To the News Enterprise:
In Viewpoint, Dan Alexander states that health care costs for this newspaper’s employees have been greatly increasing year over year despite major attempts to rein in costs. He admits that switching to a government-provided health plan would not only provide better coverage but save the company approximately $90,000 annually.
His concern seems to be that the government will have to raise taxes to finance massive defections from private plans. Why? It does not necessarily follow that taxes will need to be raised to cover costs.
My understanding is that the insurance business model finances itself very well when enough people enroll in a service. Thus, the need for a mandate. Even if taxes do need to be increased (within reason, of course), so what? The banks and Wall Street didn’t seem to object on moral (or any other) grounds to taking trillions of dollars of public money for themselves.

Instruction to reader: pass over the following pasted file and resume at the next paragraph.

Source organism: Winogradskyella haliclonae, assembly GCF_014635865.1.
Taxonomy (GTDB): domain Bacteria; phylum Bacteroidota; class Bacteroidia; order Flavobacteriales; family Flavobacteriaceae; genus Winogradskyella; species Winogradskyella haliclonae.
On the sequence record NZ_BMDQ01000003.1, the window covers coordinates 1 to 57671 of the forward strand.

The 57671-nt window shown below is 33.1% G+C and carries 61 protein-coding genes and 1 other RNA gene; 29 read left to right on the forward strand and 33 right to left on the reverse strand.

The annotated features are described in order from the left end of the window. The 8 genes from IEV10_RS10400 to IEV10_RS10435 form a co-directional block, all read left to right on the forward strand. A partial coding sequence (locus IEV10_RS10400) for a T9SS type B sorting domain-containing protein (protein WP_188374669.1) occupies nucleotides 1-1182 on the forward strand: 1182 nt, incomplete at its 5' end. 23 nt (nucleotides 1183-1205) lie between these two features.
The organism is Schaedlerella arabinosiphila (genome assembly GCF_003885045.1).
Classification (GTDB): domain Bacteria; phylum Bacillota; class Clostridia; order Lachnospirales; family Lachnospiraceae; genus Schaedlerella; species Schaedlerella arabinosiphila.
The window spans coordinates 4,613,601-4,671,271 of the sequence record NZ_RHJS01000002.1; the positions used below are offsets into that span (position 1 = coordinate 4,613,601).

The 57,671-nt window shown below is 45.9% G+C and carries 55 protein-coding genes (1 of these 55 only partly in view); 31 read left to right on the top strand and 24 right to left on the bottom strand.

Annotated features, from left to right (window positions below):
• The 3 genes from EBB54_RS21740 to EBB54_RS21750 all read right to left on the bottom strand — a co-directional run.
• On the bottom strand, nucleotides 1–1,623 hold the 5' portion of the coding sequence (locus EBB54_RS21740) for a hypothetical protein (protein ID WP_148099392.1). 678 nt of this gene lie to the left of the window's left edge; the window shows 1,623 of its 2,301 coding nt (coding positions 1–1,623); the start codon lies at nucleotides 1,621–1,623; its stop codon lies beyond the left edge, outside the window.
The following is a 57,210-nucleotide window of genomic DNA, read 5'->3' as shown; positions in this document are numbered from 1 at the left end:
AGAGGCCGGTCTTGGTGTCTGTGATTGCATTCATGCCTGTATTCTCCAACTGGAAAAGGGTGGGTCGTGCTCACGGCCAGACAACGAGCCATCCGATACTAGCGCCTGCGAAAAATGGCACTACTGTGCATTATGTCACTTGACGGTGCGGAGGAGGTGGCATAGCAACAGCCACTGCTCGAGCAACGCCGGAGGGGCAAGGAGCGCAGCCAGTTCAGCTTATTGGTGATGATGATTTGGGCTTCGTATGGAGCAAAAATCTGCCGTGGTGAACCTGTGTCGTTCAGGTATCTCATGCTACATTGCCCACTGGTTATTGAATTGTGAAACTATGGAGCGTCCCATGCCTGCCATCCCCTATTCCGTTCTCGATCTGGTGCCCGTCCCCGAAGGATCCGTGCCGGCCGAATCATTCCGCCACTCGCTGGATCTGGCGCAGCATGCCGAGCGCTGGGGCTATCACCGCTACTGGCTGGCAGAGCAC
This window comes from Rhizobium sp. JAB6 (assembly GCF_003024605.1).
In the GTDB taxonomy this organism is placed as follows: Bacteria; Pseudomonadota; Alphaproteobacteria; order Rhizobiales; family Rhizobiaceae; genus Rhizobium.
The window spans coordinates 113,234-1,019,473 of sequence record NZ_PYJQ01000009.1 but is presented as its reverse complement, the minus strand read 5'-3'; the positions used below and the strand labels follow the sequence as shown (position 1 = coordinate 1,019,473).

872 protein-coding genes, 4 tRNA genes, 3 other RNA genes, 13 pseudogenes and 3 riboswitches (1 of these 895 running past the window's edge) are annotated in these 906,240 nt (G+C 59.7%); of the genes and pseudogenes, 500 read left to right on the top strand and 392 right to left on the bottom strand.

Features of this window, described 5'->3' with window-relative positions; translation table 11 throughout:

Experience and studies have shown that people are willing to pay taxes so long as the money is spent on the stated purposes and not diverted to special interest programs — such as bank bailouts.
The last paragraph is especially disturbing to me. The main argument is shifted from pragmatic dollars-and-cents to emotional appeals to fear: Loss of our freedom, proud people, Big Brother, government administration of health care will move us away from self-dependence, etc.
Whenever I hear this kind of talk, it sends up a red flag. The topic under discussion is the economics of universal healthcare coverage, not loss of freedoms. The real issue is that health care coverage and the business of health care are not compatible. The purpose of health coverage should be to provide health care to individuals; not provide a vicious business opportunity in which the profit motive always prevails over sound medical decisions.